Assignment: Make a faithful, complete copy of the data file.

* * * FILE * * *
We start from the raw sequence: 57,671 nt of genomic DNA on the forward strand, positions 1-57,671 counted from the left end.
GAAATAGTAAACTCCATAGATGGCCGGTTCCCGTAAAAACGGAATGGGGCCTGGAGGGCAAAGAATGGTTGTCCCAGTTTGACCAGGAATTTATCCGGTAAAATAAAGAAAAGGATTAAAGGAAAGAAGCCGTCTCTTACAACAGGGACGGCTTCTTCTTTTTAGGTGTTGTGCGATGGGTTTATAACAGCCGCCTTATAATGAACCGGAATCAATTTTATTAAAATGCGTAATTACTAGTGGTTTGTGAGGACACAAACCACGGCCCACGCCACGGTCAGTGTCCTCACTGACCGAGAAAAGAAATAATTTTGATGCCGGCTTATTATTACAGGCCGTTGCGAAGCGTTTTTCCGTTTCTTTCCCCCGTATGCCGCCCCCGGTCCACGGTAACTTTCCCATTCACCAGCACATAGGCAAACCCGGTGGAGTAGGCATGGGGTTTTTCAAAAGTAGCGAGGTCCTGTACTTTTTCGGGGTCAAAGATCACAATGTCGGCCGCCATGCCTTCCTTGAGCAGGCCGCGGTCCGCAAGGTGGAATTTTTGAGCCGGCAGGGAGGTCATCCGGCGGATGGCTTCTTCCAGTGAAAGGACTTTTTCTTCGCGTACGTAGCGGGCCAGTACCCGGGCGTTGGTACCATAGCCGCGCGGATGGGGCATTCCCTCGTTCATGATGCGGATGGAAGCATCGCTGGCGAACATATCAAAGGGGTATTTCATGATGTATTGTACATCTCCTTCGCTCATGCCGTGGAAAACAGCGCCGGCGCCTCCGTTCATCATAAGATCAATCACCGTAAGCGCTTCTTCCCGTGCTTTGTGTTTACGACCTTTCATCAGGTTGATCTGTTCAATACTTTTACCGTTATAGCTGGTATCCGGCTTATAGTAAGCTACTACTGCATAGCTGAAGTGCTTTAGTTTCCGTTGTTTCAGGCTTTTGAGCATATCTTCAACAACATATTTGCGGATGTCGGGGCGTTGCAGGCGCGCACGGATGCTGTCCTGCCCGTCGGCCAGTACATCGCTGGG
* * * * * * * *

We start from the raw sequence: 57,671 nt of genomic DNA on the forward strand, positions 1-57,671 counted from the left end.
GAAATAGTAAACTCCATAGATGGCCGGTTCCCGTAAAAACGGAATGGGGCCTGGAGGGCAAAGAATGGTTGTCCCAGTTTGACCAGGAATTTATCCGGTAAAATAAAGAAAAGGATTAAAGGAAAGAAGCCGTCTCTTACAACAGGGACGGCTTCTTCTTTTTAGGTGTTGTGCGATGGGTTTATAACAGCCGCCTTATAATGAACCGGAATCAATTTTATTAAAATGCGTAATTACTAGTGGTTTGTGAGGACACAAACCACGGCCCACGCCACGGTCAGTGTCCTCACTGACCGAGAAAAGAAATAATTTTGATGCCGGCTTATTATTACAGGCCGTTGCGAAGCGTTTTTCCGTTTCTTTCCCCCGTATGCCGCCCCCGGTCCACGGTAACTTTCCCATTCACCAGCACATAGGCAAACCCGGTGGAGTAGGCATGGGGTTTTTCAAAAGTAGCGAGGTCCTGTACTTTTTCGGGGTCAAAGATCACAATGTCGGCCGCCATGCCTTCCTTGAGCAGGCCGCGGTCCGCAAGGTGGAATTTTTGAGCCGGCAGGGAGGTCATCCGGCGGATGGCTTCTTCCAGTGAAAGGACTTTTTCTTCGCGTACGTAGCGGGCCAGTACCCGGGCGTTGGTACCATAGCCGCGCGGATGGGGCATTCCCTCGTTCATGATGCGGATGGAAGCATCGCTGGCGAACATATCAAAGGGGTATTTCATGATGTATTGTACATCTCCTTCGCTCATGCCGTGGAAAACAGCGCCGGCGCCTCCGTTCATCATAAGATCAATCACCGTAAGCGCTTCTTCCCGTGCTTTGTGTTTACGACCTTTCATCAGGTTGATCTGTTCAATACTTTTACCGTTATAGCTGGTATCCGGCTTATAGTAAGCTACTACTGCATAGCTGAAGTGCTTTAGTTTCCGTTGTTTCAGGCTTTTGAGCATATCTTCAACAACATATTTGCGGATGTCGGGGCGTTGCAGGCGCGCACGGATGCTGTCCTGCCCGTCGGCCAGTACATCGCTGGG